There might be many ways to implement each connection, but I think 
that there will always be one or two ways that would be simplest and 
most robust... so this would not only save you the trouble of 
figuring it out alone every time, but would also prevent you from 
getting stuck down the road.

The problem is that we have at best guesses, and at worst empty table 
cells in the guide. I'm still struggling with many of these... The 
worst one seems to be XOR type connections, where a Specialist 
implementing a role is not involved. Example:

Actor: Person.

Participants: Customer, Reseller

Object connections:     (Customer)  1-------[XOR A] 1  (Actor)  [XOR 
A] 1-------1  (Reseller)

acl_users Login Manager authenticates users using Actor objects (by 
connecting the the Actors Specialist). The application needs to 
identify the Participant.

If you add participant_id to Actor, you still don't know which 
Participant Specialist to load the Participant from. You don't want 
to add participant_type to Actor (at least, I don't think you do - it 
seems real ugly). So, what do you do? Do you place the Customers and 
Resellers Specialists inside a Participants Specialist? We'll have to 
call it MegaSpecialist :-). Bad idea - other parts of the application 
have to access Resellers specifically, so Resellers should not be 
hidden inside the MegaSpecialist. So, do you create a Participants 
Specialist with virtual Racks for Customers and Resellers? What, 
another Specialist just to link Actors to Participants? Will this 
never end :-(?

See, I'm stuck. Please please please could someone who do not 
identify themselves as ZPatterns novices find the time to add to this 

Steve Spicklemire wrote:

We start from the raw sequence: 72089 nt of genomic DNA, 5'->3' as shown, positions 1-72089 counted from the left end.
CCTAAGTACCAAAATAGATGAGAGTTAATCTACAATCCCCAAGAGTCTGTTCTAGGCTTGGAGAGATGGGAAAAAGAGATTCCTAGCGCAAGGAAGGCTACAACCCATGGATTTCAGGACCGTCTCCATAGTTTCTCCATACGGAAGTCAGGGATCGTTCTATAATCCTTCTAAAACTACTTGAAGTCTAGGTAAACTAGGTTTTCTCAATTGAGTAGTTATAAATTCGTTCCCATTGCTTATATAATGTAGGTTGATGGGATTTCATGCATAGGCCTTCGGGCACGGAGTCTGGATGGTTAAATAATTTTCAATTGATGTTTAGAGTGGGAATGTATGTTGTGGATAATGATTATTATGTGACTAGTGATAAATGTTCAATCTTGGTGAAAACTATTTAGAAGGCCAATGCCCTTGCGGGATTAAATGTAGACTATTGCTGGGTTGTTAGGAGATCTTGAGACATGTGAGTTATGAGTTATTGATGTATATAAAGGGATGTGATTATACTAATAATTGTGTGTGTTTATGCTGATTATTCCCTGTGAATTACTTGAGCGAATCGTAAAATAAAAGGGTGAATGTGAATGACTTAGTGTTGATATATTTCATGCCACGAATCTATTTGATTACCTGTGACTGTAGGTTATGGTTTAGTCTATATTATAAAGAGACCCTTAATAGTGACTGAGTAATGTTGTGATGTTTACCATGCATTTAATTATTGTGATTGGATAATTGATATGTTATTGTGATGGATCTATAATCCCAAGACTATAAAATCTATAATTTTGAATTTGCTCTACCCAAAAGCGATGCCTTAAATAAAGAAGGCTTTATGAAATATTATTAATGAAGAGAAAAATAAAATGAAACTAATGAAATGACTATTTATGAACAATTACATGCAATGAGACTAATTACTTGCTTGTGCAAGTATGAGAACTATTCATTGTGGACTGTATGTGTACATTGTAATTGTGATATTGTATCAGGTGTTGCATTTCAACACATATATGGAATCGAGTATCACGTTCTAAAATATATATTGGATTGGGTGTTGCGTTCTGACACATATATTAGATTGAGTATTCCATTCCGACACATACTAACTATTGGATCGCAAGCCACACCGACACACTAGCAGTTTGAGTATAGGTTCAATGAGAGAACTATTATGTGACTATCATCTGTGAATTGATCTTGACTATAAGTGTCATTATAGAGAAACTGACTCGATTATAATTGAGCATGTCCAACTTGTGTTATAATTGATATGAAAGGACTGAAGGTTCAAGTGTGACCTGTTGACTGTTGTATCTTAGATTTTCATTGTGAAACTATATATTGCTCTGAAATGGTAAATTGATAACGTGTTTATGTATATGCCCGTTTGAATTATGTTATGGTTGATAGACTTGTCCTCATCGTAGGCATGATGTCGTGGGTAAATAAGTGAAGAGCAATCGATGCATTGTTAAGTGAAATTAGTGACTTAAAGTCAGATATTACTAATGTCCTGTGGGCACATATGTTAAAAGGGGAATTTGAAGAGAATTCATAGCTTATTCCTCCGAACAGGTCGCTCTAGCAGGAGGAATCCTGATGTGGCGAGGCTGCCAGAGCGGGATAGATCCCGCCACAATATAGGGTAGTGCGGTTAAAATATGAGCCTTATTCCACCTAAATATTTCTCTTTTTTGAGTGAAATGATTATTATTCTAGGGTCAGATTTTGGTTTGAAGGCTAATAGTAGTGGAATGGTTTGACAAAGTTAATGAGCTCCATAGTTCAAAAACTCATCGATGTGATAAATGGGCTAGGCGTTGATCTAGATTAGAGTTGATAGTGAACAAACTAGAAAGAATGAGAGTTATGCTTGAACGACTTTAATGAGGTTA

>       I think this is a brilliant idea! I'm sure there are sixteen
>ways to implement each of these... but having one concrete way would
>be a big help to a novice.... 
>>     Object relationship    |  
>>          (Pattern)         |  Implementation
>>        1       1           | Add prop to A: b_id
>>      A --------- B         | In A call Bs (Specialist of B): my_b =
>>  Bs.getItem(b_id)
>>        n       1           | Add prop to B: a_id
>>      A --------- B         | Add method to Bs (Specialist of B): 
>>                            | In A call Bs: my_b_list = Bs.getBsForA(a_id)
>>        n       n           | ?
>>      A --------- B         |
>>       n   [XOR A] 1        | Add Specialist Xs implementing role of A and B
>>    A  -------------        | Add prop to C: x_id
>>       n   [XOR A] 1  C     | In A, B call Xs: my_x = Xs.getItem(x_id)
>>    B --------------        |
>>  (Participant-Transaction)| (A and B - Participants, C - Transaction)
>>      [XOR A] 1  n          | Add prop to B, C: a_id
>>      ------------ B        | In B, C call As (Specialist of A): my_a =
>>  As.getItem(a_id)
>>    A [XOR A] 1  n          |
>>      ------------ C        | (can't do reverse connection?)
>>  Does anyone think this would be useful? Can we get the experts to
>>  expand/correct/verify this? Obviously more relationship types need to
>>  be added, and also some extra information is needed (such as who's
>>  responsible to set the id attributes and how, when and how reverse
>>  connections are done, etc.).
>  > Itai
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